Celibacy and the Society in “Pride and Prejudice”

In Chapter 10 of “Pride and Prejudice,” Emma Woodhouse, speaking to Harriet, expresses that single poor old maids often attract contempt while a single woman of good fortune is respectable. More exactly she says the following: “and is poverty only which makes celibacy contemptible to the general public! A single woman, with a very narrow income, must be a ridiculous disagreeable old maid….” This passage makes it clear that celibacy does not make someone to become vulnerable or contemptuous in the society. However, poverty may make them to become contemptuous to a general public. On the other hand, single women with good fortune or riches attract attention from the generous public. They are also respectable in the society and can be treated sensibly and in a pleasant way like anyone else in the society.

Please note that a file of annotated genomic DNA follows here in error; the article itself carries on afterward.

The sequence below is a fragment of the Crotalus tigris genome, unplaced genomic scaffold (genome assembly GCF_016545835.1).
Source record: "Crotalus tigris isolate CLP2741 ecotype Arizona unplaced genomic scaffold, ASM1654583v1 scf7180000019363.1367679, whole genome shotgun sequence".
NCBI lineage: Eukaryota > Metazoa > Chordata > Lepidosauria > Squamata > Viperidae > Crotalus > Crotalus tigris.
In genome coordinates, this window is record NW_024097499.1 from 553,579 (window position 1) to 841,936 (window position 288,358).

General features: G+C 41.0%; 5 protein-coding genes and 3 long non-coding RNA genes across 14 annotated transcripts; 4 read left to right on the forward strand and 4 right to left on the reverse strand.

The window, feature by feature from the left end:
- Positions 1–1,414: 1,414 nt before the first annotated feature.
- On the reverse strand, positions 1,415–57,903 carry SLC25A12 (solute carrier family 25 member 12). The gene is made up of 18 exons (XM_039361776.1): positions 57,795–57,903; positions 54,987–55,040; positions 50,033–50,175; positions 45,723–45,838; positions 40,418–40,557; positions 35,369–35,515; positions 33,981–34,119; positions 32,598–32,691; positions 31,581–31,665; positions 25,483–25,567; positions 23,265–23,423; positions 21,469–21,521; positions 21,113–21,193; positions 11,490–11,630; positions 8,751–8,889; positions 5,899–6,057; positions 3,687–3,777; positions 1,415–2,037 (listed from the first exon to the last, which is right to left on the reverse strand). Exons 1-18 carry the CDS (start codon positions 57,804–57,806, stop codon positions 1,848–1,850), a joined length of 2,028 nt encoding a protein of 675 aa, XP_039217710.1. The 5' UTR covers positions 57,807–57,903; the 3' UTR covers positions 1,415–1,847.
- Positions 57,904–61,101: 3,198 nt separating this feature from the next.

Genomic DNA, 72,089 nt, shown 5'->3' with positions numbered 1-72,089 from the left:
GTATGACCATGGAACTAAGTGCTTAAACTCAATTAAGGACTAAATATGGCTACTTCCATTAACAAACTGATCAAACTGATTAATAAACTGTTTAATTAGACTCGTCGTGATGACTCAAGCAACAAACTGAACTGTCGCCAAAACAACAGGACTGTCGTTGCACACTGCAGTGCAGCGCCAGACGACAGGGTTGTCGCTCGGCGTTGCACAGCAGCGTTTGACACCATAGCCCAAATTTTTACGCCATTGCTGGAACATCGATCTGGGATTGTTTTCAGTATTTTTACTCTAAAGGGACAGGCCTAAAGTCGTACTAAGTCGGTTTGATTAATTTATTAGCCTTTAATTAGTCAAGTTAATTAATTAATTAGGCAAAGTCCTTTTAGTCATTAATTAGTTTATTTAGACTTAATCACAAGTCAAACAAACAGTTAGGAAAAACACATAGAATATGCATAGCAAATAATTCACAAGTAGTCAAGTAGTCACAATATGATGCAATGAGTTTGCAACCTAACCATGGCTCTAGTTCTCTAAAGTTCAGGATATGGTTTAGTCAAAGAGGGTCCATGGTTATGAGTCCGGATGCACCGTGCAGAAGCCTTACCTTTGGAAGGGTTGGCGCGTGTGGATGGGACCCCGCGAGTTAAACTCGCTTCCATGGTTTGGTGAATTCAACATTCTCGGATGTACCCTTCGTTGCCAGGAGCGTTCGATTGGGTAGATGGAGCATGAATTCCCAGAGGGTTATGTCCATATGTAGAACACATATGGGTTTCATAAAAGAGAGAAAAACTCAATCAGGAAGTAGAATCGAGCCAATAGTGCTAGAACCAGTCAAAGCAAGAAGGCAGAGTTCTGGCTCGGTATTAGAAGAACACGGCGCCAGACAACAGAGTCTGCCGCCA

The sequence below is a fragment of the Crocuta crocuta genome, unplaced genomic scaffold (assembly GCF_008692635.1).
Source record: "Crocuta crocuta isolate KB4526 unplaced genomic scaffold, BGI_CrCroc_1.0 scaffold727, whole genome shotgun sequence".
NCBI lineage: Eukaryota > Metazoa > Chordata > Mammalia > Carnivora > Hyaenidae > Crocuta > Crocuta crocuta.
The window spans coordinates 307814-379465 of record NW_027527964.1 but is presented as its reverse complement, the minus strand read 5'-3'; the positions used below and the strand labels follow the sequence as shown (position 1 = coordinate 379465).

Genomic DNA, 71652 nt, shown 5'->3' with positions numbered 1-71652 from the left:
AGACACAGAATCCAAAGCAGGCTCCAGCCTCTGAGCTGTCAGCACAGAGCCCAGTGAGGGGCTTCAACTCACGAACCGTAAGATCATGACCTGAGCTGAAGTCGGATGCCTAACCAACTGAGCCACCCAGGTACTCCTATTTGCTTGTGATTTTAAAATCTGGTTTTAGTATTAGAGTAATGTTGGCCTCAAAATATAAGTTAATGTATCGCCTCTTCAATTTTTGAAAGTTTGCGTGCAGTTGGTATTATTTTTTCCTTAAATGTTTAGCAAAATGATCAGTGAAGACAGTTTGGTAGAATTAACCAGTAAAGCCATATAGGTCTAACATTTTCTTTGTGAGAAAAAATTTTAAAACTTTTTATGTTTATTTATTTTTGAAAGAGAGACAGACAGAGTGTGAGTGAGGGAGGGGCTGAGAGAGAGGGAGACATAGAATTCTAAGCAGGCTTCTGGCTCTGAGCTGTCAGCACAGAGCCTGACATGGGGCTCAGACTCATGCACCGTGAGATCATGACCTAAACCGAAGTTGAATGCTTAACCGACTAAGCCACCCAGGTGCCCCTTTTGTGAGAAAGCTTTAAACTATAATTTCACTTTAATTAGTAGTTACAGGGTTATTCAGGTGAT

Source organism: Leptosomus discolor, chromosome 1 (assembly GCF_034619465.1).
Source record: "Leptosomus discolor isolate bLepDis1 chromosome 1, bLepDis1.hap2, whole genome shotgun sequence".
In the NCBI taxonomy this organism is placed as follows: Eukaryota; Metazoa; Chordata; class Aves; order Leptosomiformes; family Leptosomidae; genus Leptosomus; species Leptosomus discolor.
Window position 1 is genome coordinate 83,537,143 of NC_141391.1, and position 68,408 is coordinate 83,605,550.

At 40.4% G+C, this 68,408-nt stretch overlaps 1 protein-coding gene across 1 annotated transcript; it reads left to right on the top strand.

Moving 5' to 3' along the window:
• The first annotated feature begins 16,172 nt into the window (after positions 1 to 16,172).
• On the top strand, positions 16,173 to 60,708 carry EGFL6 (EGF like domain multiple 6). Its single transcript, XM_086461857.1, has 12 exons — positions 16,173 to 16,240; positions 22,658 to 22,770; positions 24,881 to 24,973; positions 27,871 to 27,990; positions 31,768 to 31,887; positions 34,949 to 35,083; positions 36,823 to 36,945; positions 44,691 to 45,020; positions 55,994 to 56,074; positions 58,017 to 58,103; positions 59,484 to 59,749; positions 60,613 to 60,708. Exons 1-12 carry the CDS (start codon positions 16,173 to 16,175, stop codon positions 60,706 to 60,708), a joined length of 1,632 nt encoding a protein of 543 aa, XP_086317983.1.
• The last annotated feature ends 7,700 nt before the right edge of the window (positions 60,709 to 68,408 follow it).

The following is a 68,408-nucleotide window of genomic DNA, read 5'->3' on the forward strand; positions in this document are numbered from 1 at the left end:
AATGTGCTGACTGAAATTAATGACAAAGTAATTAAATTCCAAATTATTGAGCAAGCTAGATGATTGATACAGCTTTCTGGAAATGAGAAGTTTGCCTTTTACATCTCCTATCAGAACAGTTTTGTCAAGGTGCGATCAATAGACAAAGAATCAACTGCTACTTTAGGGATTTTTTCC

Celibacy itself does not lead to a low state of wellbeing of a person. It is only poverty that exacerbates the problems of a single woman. The society views celibacy in a different way when one is rich from when she is poor. According to Emma, a single poor woman is always disregarded in the society because of her income, while a rich single woman is adored and respected because of her good fortune. It is as though wealth and fortune draws single women close to the society, and without them one is left alone in a world without other people. No one is there to help her, and everyone goes against her. Emma Woodhouse suggests that a single woman may be as sensible and pleasant in the society as anybody else. This is to say that good fortune or wealth may make a single woman to be closer to other members of the society as possible and to raise her standards; but it does not mean that that is always the case. It may be argued that Emma is defending a position to remain single. What is evident though is that the amount of fortune one has determines how she is viewed in the society.

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